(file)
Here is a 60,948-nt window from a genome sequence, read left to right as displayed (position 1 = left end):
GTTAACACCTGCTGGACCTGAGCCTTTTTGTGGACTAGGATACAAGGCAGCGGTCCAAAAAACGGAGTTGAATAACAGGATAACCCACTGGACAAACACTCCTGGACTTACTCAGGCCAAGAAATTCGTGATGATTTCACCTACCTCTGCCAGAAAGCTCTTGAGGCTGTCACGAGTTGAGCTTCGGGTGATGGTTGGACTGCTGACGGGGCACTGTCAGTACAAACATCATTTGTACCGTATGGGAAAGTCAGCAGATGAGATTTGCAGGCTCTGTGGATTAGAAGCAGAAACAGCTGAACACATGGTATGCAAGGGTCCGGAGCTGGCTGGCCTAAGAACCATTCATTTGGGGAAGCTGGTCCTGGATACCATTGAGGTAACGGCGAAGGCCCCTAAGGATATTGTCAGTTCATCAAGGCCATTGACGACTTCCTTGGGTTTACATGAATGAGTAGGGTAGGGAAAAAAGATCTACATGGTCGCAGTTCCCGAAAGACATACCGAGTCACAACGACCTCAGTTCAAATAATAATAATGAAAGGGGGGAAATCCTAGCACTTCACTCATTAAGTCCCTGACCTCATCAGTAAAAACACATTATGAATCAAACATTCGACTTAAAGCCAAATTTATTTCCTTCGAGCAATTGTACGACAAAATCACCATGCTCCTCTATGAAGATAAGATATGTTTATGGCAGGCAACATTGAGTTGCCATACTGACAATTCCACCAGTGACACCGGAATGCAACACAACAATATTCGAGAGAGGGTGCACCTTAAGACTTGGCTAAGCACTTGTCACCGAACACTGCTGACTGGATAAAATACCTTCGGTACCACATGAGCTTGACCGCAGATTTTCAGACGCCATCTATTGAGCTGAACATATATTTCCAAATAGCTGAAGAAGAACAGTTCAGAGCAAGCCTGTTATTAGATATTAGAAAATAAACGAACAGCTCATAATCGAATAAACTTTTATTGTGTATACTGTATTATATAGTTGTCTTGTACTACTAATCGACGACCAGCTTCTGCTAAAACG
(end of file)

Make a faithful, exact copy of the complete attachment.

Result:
Here is a 60,948-nt window from a genome sequence, read left to right as displayed (position 1 = left end):
GTTAACACCTGCTGGACCTGAGCCTTTTTGTGGACTAGGATACAAGGCAGCGGTCCAAAAAACGGAGTTGAATAACAGGATAACCCACTGGACAAACACTCCTGGACTTACTCAGGCCAAGAAATTCGTGATGATTTCACCTACCTCTGCCAGAAAGCTCTTGAGGCTGTCACGAGTTGAGCTTCGGGTGATGGTTGGACTGCTGACGGGGCACTGTCAGTACAAACATCATTTGTACCGTATGGGAAAGTCAGCAGATGAGATTTGCAGGCTCTGTGGATTAGAAGCAGAAACAGCTGAACACATGGTATGCAAGGGTCCGGAGCTGGCTGGCCTAAGAACCATTCATTTGGGGAAGCTGGTCCTGGATACCATTGAGGTAACGGCGAAGGCCCCTAAGGATATTGTCAGTTCATCAAGGCCATTGACGACTTCCTTGGGTTTACATGAATGAGTAGGGTAGGGAAAAAAGATCTACATGGTCGCAGTTCCCGAAAGACATACCGAGTCACAACGACCTCAGTTCAAATAATAATAATGAAAGGGGGGAAATCCTAGCACTTCACTCATTAAGTCCCTGACCTCATCAGTAAAAACACATTATGAATCAAACATTCGACTTAAAGCCAAATTTATTTCCTTCGAGCAATTGTACGACAAAATCACCATGCTCCTCTATGAAGATAAGATATGTTTATGGCAGGCAACATTGAGTTGCCATACTGACAATTCCACCAGTGACACCGGAATGCAACACAACAATATTCGAGAGAGGGTGCACCTTAAGACTTGGCTAAGCACTTGTCACCGAACACTGCTGACTGGATAAAATACCTTCGGTACCACATGAGCTTGACCGCAGATTTTCAGACGCCATCTATTGAGCTGAACATATATTTCCAAATAGCTGAAGAAGAACAGTTCAGAGCAAGCCTGTTATTAGATATTAGAAAATAAACGAACAGCTCATAATCGAATAAACTTTTATTGTGTATACTGTATTATATAGTTGTCTTGTACTACTAATCGACGACCAGCTTCTGCTAAAACG